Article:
The smaller institutional investors, which had insufficient capital and management resources to have their own direct segregated fund, also had varying strategies towards real estate. Overall, most of these small investors gain their real estate exposure through a UK balanced non-listed fund. This exposure and the investments by the bigger pension funds in UK specialist funds lead to non-listed funds accounting for about 22% of institutions' exposure to UK real estate, in total around £16bn of investment.

There were, however, also examples of smaller pension funds with much higher exposures to international real estate than their larger counterparts - in some cases representing 50% of their real estate compared with the typical 10-20% in the larger institutions. Their strategies involved either appending an exposure to a separate UK balanced fund or taking an integrated pan-European or global approach. The latter, according to some investment consultants, is becoming the norm in new mandates.

Looking forward, a number of themes emerge from the research. First, the proportion of their capital which UK institutions commit to real estate is poised to increase. This applies particularly to pension funds, mostly the smaller ones that at present are least likely to invest in real estate.

Second, international investing is set to increase relatively quickly. While most investors were attaching short-term priority to the UK and a few were planning to shrink their international exposures, the majority were committed in the longer term to an international real estate strategy. Increased exposures would occur as allocations which were not invested during the downturn were committed, as allocations were made for the first time, or raised to the levels attained by the pioneering investors. A particularly notable observation is that those completely new to real estate invest more outside the UK than their more experienced (and larger) counterparts.

This second development should lead to an increased focus on non-listed funds. Increased international investment was particularly the case among the 16% of investors planning to increase their exposure to non-listed funds.

Finally, and by contrast, many were also now reconsidering their use of non-listed funds, having faced unfulfilled liquidity, lack of control, and misaligned interests both with fund managers and co-investors. A significant minority were planning to reduce the proportion of non-listed funds in their real estate portfolios.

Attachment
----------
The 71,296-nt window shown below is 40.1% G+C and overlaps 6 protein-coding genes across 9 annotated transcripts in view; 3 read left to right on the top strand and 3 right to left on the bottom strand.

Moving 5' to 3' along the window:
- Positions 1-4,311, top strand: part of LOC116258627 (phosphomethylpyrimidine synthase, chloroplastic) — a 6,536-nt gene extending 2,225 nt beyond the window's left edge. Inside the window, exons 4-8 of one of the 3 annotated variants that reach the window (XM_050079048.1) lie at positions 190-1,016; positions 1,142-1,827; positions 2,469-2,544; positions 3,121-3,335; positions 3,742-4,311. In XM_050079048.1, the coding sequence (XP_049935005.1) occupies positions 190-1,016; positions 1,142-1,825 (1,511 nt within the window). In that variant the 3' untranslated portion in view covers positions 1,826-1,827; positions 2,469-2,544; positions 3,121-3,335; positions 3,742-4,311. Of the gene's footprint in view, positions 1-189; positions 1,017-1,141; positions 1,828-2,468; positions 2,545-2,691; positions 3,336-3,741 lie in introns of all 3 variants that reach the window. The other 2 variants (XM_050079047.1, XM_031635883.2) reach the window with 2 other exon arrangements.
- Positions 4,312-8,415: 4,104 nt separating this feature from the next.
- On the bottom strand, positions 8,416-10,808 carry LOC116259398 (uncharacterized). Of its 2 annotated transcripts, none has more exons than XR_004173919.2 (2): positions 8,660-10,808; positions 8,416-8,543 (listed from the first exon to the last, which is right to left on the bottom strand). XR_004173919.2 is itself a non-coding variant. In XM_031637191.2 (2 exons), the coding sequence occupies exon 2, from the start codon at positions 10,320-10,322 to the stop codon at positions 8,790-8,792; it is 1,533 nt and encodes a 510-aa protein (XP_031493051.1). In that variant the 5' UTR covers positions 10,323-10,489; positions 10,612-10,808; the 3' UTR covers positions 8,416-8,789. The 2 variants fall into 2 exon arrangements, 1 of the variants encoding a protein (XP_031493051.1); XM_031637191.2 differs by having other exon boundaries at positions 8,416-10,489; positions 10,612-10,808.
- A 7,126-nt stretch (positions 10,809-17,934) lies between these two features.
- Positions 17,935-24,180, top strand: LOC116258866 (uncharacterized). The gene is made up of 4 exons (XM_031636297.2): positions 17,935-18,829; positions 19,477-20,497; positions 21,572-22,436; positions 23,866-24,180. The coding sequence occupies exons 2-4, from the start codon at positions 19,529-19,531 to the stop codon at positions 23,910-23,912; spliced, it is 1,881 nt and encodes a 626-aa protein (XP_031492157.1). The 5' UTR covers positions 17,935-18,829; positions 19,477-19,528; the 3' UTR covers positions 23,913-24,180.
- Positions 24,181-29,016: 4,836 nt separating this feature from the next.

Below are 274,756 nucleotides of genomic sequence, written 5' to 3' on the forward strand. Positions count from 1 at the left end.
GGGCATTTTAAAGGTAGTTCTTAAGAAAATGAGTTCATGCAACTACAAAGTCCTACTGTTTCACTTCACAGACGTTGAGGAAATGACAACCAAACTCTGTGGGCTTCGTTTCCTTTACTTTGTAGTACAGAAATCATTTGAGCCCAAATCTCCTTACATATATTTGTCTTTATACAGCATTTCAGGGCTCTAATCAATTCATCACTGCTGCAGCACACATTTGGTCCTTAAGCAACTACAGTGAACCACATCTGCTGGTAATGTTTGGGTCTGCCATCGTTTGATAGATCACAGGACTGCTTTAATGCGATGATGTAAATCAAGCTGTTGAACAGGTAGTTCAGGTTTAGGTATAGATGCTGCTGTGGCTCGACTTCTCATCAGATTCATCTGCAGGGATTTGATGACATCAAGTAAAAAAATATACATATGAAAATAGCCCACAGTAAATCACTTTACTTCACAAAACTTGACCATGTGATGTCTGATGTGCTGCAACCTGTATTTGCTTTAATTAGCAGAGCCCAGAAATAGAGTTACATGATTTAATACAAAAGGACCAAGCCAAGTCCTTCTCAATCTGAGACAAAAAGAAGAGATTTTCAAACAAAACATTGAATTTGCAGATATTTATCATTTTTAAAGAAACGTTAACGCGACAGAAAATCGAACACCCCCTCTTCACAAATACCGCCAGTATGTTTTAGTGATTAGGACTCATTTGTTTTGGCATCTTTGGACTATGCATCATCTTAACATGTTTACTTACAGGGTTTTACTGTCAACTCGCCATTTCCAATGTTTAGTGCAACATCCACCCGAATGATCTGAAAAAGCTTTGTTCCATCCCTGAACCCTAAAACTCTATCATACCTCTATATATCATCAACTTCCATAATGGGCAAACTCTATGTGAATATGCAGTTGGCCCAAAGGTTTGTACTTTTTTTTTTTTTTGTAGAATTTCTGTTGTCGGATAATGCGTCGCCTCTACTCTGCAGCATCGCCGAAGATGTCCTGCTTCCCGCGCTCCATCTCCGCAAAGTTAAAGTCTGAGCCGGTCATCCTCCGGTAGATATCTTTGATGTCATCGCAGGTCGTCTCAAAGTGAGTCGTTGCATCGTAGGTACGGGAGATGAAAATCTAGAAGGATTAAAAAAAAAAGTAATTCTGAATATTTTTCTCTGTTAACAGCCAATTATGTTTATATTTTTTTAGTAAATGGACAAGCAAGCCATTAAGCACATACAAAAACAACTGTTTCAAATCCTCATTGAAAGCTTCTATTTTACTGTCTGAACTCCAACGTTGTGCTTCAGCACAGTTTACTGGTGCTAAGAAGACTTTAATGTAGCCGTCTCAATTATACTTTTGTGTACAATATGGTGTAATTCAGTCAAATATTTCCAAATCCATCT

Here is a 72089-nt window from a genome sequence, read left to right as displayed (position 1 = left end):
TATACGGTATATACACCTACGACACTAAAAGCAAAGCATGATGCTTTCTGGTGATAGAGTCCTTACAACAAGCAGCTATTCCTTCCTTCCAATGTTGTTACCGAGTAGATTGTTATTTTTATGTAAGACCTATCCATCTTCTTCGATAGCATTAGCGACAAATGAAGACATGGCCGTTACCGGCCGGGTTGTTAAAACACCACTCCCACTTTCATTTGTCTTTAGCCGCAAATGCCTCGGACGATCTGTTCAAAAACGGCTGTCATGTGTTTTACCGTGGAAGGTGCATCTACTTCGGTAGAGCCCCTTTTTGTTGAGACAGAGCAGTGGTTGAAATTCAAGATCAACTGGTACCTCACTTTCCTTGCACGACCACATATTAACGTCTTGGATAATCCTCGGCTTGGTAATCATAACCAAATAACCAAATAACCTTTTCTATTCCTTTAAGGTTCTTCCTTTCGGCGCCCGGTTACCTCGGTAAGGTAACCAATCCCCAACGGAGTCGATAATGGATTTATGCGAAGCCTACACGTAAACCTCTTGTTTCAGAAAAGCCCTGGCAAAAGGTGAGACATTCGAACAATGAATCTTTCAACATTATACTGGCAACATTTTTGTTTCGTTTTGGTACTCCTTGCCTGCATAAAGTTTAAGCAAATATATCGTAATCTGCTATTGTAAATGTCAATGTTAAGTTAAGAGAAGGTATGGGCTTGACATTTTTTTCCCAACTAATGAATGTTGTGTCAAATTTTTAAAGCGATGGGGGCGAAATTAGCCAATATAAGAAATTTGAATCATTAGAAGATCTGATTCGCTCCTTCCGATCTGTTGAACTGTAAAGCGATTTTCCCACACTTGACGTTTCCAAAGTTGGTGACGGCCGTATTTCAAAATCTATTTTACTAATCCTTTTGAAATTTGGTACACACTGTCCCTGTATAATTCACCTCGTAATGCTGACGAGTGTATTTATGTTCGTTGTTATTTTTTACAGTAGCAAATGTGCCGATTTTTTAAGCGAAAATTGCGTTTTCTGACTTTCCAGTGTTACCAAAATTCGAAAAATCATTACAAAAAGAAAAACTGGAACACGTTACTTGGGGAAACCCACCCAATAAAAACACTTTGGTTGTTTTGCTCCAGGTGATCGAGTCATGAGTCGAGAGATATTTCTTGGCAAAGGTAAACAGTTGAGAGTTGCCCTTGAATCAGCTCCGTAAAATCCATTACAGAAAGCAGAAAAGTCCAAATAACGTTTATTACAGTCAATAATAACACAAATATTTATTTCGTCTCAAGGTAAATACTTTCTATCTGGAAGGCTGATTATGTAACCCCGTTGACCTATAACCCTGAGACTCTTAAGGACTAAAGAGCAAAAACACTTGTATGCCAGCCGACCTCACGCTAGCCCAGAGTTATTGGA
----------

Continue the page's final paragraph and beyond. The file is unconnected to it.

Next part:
The focus of such reductions was typically UK specialist funds. Counterbalancing this was an increased desire to invest directly in sectors previously perceived to be out of reach or where the expertise to invest directly had been thought to be lacking. Such investors were happy to compromise the diversification benefits that had originally justified the non-listed approach.

The growth in real estate investment generally, and in particular investment outside the UK, should lead to UK institutions' exposure to non-listed real estate increasing by almost 25% from £23bn to over £28bn over the next few years. Figure 2 indicates declines among life funds will be outweighed by higher pension fund exposures. Overall, non-listed is expected to increase from 2% to 2.5% of institutions' multi-asset portfolios.
In conclusion, dependence on UK specialist funds is likely to fall as insurance company life funds (the heaviest users of specialist funds) reduce their UK real estate exposures and as the big investors in general shift towards direct investments and joint ventures. By contrast, higher strategic allocations to international real estate should - when market conditions permit - lead to greater investment in funds focusing on international markets.

At the same time, the indications are that a significant minority will continue to eschew investments in non-listed funds and international real estate, focusing instead on a core UK direct exposure and looking in other asset classes for diversification and superior returns and risk.

Paul Mitchell, Paul Mitchell Real Estate Consultancy